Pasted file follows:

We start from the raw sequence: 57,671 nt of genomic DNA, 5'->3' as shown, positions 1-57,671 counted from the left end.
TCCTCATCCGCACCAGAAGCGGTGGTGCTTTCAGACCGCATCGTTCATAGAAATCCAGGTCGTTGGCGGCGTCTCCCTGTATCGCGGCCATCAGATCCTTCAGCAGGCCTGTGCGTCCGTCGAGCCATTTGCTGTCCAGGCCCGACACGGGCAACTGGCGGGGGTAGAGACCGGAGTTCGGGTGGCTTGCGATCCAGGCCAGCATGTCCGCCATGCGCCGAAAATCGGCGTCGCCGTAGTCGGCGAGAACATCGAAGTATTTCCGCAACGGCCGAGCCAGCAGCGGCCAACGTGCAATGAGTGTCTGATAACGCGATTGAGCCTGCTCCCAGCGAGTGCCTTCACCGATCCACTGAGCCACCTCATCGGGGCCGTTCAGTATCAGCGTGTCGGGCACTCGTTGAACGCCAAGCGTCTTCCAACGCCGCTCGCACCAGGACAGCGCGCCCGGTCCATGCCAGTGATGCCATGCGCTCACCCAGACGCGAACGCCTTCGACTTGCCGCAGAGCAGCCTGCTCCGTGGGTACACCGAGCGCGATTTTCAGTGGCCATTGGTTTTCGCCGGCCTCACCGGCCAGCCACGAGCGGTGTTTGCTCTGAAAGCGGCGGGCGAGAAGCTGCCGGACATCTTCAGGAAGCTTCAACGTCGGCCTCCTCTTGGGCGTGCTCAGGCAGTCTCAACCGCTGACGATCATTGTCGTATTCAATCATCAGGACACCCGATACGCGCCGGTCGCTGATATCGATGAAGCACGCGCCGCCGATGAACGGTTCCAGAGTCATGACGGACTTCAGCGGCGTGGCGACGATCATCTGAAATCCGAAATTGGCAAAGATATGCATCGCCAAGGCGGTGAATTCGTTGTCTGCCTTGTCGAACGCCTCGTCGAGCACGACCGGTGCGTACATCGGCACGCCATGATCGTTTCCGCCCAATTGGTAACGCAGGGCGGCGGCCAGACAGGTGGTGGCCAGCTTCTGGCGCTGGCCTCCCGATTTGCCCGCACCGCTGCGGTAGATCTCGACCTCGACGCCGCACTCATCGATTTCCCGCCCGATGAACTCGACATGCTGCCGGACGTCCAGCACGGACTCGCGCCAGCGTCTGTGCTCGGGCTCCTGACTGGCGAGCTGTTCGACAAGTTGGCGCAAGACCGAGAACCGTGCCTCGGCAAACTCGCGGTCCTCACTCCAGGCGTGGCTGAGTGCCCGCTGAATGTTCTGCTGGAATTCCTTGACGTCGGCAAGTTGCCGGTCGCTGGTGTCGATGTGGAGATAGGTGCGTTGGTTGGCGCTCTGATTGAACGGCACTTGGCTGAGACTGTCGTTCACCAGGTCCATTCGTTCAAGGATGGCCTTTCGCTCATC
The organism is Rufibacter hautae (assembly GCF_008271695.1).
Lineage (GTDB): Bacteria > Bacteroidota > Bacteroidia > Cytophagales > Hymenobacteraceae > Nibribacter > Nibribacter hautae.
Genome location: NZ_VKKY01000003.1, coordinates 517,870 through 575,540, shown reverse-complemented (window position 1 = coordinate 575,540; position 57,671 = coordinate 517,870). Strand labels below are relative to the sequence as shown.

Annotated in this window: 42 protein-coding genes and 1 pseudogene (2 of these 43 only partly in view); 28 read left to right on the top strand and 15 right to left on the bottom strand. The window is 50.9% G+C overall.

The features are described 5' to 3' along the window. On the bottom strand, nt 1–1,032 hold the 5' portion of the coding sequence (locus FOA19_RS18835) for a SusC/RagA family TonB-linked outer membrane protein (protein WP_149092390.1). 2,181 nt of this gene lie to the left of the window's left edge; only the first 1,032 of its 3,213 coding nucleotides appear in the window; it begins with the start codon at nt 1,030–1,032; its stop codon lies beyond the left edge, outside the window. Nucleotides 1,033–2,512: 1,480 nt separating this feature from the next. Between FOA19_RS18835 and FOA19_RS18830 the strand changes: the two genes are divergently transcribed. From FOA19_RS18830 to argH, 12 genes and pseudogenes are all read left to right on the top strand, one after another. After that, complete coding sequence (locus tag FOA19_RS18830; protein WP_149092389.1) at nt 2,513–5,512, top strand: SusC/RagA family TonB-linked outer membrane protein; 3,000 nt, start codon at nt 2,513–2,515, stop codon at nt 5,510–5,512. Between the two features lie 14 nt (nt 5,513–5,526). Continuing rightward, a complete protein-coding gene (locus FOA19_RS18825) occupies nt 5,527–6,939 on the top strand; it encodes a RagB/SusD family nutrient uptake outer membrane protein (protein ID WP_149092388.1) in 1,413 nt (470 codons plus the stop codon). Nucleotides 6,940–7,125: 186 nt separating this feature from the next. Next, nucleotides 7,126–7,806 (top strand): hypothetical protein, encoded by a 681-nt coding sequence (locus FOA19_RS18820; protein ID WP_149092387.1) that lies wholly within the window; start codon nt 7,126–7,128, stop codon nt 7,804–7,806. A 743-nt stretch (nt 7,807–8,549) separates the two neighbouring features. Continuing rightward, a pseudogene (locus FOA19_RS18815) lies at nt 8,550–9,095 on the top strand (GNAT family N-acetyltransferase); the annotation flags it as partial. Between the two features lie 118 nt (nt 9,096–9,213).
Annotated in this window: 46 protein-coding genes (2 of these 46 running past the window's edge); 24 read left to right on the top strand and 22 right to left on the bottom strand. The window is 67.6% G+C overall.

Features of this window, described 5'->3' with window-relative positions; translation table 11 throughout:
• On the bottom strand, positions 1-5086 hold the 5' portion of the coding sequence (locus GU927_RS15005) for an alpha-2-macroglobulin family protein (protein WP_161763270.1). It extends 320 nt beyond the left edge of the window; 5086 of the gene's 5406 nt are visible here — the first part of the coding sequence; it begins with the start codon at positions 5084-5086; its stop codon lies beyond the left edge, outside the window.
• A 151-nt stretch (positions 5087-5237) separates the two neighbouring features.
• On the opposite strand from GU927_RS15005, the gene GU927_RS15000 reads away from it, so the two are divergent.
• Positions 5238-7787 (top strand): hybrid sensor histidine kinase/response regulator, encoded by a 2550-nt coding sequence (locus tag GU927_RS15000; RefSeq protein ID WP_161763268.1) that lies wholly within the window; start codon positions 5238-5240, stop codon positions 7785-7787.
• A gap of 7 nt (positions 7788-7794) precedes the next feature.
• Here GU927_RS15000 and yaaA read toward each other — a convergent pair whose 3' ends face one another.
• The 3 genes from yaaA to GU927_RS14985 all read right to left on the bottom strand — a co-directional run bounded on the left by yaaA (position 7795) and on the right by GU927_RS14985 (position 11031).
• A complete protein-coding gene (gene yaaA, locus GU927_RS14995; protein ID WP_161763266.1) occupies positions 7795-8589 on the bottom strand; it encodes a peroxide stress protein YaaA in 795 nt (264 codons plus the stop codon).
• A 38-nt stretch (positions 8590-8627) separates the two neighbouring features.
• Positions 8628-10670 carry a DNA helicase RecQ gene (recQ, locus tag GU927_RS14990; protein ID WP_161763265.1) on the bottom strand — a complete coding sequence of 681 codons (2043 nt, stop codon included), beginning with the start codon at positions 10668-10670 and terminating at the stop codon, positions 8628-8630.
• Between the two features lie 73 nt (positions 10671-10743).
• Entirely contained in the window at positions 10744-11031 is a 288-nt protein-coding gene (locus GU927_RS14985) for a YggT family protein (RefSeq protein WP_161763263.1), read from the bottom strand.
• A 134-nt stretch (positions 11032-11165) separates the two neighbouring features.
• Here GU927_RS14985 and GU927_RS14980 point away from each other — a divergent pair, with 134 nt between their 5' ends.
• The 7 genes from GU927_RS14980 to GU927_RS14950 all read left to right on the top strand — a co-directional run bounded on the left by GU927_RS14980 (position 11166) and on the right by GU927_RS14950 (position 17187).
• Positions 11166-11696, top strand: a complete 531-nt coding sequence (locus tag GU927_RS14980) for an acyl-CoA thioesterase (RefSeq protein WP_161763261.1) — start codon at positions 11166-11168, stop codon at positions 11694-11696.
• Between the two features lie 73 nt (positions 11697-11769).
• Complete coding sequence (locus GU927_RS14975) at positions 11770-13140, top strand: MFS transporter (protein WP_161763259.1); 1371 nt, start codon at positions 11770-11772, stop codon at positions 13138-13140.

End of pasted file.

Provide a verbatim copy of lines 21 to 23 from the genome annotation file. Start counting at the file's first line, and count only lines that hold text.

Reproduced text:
• Entirely contained in the window at positions 10744-11031 is a 288-nt protein-coding gene (locus GU927_RS14985) for a YggT family protein (RefSeq protein WP_161763263.1), read from the bottom strand.
• A 134-nt stretch (positions 11032-11165) separates the two neighbouring features.
• Here GU927_RS14985 and GU927_RS14980 point away from each other — a divergent pair, with 134 nt between their 5' ends.